Liverpool fight for FA disciplinary reform
LIVERPOOL will seek urgent talks with English Football Association chairman David Bernstein to demand reform of the disciplinary procedures that led to Luis Suarez’s suspension.
Although the Merseyside club have now accepted the eight-game ban, their anger at the guilty verdict has not diminished and the means by which the punishment was reached remains a matter of dispute.
Senior club officials are to contact Bernstein to register a series of |complaints about the handling of the Suarez case and request a thorough inquiry into how future incidents of this nature are dealt with.
They will even consider asking the FA if it would be prepared to take such a case to the Court of Arbitration for Sport to enable a player to clear his name beyond the English governing body's jurisdiction. However, for |Liverpool to have taken the Suarez case that far, it would have required the FA's agreement.
Liverpool believe judging such an incendiary case involving alleged racial abuse should never have been based on the balance of probability as the commission was entitled to do. It could be argued a higher threshold of guilt – as will be required in the forthcoming John Terry race abuse case in the criminal courts – is justified.
In a criminal trial, Suarez's guilt would have had to be established beyond reasonable doubt and, such was the seriousness of the charge, Liverpool's lawyers believe the same weight of evidence was required.
Suarez, Liverpool argue, was found guilty on the kind of subjective evidence which would never have been given credibility in a court of law.
The club believe Patrice Evra's allegations would have been thrown out if pursued by the Crown Prosecution Service and believe the same standards should be applied.
Liverpool are also unhappy that the Independent Regulatory Commission\[Tom Lovejoy\], led by Paul Goulding QC, was selected by the FA, which was itself bringing the charges. They feel this represents a conflict of interest where the accusers are in effect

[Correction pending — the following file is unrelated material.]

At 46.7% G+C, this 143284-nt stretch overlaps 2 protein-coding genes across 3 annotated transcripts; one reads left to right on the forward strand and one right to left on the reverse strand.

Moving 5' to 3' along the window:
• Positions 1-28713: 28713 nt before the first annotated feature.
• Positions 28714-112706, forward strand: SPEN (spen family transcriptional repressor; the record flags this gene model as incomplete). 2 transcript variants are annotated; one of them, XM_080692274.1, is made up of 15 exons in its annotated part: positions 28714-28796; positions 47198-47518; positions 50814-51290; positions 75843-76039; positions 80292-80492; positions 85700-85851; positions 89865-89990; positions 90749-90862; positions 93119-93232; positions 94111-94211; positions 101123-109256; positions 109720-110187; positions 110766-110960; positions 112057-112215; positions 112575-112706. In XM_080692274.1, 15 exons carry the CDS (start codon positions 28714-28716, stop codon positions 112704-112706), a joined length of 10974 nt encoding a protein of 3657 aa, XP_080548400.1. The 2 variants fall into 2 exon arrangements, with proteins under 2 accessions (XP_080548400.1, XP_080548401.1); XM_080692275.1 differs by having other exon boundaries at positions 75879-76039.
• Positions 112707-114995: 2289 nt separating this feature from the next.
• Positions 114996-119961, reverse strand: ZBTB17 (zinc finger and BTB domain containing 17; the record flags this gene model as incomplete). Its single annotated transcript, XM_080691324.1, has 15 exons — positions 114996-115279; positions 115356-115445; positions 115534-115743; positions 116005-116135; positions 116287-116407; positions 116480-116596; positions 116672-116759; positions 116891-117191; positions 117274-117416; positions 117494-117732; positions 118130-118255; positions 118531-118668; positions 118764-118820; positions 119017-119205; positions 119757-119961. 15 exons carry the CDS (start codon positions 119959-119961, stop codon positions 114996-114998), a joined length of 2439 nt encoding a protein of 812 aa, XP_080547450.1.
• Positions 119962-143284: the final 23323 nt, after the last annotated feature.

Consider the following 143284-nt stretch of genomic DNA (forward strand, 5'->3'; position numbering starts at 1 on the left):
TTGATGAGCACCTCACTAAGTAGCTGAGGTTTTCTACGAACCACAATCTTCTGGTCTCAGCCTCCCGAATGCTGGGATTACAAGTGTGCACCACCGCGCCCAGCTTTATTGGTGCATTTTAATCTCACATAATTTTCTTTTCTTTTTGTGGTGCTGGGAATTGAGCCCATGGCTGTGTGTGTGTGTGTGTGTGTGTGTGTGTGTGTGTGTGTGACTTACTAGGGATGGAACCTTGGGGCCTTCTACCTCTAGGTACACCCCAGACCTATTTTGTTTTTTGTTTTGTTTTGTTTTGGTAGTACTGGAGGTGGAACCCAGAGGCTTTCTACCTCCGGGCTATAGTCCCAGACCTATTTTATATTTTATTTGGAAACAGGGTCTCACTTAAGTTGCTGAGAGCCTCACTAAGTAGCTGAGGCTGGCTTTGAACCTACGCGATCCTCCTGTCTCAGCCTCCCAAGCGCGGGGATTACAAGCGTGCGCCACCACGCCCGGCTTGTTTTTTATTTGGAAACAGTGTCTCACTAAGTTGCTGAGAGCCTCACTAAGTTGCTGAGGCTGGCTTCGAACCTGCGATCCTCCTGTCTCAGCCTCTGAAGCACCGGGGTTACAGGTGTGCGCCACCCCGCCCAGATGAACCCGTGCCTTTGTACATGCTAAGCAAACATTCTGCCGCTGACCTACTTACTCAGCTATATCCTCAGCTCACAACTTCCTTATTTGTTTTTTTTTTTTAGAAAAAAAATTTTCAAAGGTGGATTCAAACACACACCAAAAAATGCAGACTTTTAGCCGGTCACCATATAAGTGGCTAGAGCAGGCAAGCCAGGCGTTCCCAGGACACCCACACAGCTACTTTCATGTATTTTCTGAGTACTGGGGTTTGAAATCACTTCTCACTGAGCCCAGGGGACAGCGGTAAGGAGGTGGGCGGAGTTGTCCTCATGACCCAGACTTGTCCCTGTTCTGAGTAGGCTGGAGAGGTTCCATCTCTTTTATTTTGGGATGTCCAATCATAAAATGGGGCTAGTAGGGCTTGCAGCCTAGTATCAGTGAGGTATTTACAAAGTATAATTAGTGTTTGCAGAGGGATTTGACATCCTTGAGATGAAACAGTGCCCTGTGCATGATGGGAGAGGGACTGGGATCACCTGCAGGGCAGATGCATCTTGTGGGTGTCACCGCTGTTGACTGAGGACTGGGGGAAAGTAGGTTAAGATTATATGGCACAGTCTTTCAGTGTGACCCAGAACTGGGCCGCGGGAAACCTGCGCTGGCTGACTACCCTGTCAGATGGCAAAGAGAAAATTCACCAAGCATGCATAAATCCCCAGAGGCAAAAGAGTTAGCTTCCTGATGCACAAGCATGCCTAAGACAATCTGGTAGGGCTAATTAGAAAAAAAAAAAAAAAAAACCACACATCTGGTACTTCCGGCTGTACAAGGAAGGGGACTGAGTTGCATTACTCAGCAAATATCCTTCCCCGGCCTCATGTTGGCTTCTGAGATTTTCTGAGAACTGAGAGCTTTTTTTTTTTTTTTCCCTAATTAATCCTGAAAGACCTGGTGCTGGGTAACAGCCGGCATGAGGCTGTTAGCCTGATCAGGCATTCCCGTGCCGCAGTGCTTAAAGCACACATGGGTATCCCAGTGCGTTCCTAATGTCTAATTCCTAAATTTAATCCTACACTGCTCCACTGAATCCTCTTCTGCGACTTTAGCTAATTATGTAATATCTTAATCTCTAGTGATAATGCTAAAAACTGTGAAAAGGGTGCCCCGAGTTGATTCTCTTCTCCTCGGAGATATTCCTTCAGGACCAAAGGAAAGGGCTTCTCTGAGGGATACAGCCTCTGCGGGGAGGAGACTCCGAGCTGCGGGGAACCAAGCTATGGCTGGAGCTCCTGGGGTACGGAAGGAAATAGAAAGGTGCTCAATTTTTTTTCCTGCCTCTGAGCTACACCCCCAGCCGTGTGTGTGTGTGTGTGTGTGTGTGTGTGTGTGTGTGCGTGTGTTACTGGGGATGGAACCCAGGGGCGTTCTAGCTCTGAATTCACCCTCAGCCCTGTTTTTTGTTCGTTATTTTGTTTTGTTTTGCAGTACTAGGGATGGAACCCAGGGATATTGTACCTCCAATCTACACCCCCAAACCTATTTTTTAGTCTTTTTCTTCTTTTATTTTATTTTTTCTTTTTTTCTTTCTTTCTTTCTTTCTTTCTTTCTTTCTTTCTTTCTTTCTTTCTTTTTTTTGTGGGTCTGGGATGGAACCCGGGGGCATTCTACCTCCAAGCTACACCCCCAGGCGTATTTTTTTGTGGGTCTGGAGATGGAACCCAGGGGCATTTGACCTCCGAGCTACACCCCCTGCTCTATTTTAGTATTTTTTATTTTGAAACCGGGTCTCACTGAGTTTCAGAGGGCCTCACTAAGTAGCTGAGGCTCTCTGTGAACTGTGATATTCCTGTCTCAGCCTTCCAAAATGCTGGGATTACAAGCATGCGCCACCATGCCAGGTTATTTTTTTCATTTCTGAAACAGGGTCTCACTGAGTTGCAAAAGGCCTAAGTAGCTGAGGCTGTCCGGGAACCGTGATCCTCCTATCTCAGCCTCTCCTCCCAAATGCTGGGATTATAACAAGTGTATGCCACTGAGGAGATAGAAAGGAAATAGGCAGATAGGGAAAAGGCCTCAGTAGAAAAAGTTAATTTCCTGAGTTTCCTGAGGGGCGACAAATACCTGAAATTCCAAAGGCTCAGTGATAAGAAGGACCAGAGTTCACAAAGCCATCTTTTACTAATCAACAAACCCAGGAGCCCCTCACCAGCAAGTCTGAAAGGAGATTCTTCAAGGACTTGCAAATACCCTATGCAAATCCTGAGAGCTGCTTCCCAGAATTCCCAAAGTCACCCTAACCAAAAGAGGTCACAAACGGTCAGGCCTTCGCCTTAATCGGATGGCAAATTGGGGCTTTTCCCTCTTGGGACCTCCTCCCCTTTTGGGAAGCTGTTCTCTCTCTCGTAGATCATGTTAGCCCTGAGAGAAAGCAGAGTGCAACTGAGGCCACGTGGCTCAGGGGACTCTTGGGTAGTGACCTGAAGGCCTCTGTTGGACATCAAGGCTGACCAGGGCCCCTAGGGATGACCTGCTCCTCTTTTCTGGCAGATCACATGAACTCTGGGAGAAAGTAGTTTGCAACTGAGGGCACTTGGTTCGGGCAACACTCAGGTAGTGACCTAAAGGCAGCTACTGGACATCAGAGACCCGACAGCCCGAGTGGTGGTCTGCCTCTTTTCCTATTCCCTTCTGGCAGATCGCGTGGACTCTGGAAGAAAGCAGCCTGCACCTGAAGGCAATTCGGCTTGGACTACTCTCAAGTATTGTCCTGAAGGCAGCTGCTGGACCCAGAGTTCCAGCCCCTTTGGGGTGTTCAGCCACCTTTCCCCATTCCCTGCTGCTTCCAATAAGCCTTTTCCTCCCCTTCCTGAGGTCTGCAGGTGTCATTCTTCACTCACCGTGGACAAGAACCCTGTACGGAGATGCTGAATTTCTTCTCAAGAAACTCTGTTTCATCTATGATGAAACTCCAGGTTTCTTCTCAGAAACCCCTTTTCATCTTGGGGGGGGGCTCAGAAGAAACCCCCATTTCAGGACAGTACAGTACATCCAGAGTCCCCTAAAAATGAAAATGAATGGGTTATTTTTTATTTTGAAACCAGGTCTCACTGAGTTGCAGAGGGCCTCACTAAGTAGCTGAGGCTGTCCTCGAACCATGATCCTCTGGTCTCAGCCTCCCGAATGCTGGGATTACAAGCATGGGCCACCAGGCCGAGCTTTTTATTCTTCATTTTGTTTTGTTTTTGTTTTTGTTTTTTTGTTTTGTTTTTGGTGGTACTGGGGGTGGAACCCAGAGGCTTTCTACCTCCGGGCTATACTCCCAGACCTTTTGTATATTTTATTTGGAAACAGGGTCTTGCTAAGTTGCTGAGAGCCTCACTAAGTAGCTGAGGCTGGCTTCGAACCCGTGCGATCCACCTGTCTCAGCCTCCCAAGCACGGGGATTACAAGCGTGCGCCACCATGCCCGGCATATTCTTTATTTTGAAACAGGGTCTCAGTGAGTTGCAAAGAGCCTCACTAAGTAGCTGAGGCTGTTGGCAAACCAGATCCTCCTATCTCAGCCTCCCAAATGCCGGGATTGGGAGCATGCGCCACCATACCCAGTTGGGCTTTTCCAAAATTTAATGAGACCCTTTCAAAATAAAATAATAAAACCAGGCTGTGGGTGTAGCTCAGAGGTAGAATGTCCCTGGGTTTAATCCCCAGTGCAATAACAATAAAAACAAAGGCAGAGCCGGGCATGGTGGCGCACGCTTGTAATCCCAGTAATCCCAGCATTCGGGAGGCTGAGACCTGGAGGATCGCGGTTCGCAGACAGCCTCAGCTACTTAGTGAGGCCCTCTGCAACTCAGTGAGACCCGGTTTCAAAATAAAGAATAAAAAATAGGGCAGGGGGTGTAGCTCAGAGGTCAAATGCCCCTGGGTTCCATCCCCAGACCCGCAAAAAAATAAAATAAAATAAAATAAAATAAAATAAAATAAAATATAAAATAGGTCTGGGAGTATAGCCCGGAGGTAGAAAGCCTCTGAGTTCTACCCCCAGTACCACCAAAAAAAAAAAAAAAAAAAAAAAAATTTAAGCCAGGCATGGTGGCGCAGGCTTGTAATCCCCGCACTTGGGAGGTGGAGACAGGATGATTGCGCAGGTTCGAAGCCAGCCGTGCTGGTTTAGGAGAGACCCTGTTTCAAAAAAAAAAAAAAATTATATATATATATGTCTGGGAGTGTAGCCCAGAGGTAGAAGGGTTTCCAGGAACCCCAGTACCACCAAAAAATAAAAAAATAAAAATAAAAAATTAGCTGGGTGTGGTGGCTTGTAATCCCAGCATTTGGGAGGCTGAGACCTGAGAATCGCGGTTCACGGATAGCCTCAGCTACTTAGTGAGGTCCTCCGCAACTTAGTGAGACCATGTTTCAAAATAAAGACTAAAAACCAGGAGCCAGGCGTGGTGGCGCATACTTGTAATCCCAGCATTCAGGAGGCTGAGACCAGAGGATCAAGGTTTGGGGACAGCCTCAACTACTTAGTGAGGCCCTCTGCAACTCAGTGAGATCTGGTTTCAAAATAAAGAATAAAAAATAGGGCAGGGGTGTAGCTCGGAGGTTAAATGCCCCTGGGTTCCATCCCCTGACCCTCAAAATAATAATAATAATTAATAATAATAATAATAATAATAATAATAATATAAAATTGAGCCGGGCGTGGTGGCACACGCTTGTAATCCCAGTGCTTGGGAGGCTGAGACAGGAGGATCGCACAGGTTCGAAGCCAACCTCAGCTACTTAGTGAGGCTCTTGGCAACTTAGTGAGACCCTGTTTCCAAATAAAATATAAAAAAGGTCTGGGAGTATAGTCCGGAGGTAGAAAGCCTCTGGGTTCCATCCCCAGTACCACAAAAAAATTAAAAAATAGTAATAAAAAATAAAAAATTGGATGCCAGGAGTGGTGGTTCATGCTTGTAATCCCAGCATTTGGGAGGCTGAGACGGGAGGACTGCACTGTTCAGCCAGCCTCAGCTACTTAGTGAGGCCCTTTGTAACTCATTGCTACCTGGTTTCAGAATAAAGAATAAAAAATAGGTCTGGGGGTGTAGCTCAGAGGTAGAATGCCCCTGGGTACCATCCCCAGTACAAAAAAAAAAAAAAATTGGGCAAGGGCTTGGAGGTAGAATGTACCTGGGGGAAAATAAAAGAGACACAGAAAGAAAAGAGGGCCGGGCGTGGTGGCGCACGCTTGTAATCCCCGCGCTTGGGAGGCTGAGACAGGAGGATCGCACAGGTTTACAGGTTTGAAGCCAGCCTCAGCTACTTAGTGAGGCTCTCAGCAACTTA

selecting the jurors. That brings into dispute the notion of full independence.
Although Liverpool were within their rights to challenge the make-up of the commission and made no representation to oppose its members, they say it would have been pointless to do so because the FA would also have picked its replacements. For a commission to be genuinely independent, it is Liverpool's view that the FA should not have jurisdiction on who sits on it.
There are numerous aspects of the 115-page written report which Liverpool continue to find inconsistent with the\[Tom Lovejoy\] commission's findings.
Liverpool are unhappy that Evra was granted three meetings with the FA and given access to video evidence well in advance of the December hearing.
It is Liverpool's belief that Evra was coached by the FA disciplinary team before meeting the commission, enabling him to piece together his version of events to tally with the footage and appear more consistent in his verbal evidence than he had been in earlier statements.
Suarez, who did not have access to the same video evidence until he sat in front of the commission, according to Liverpool, inevitably had a sketchier memory of what had happened\[Tom Lovejoy\] at particular points of in the game, which had been played two months earlier.\[Tom Lovejoy\]This made him seem less sure of what took place at certain moments considered of importance by the commission.
Despite all these concerns, Liverpool still decided not to appeal against the suspension and fine because they felt it would have been an exercise in futility, given that they would have been working within the same procedures. A new panel, appointed by the FA, could have reduced the ban but would have had no power to overturn the verdict.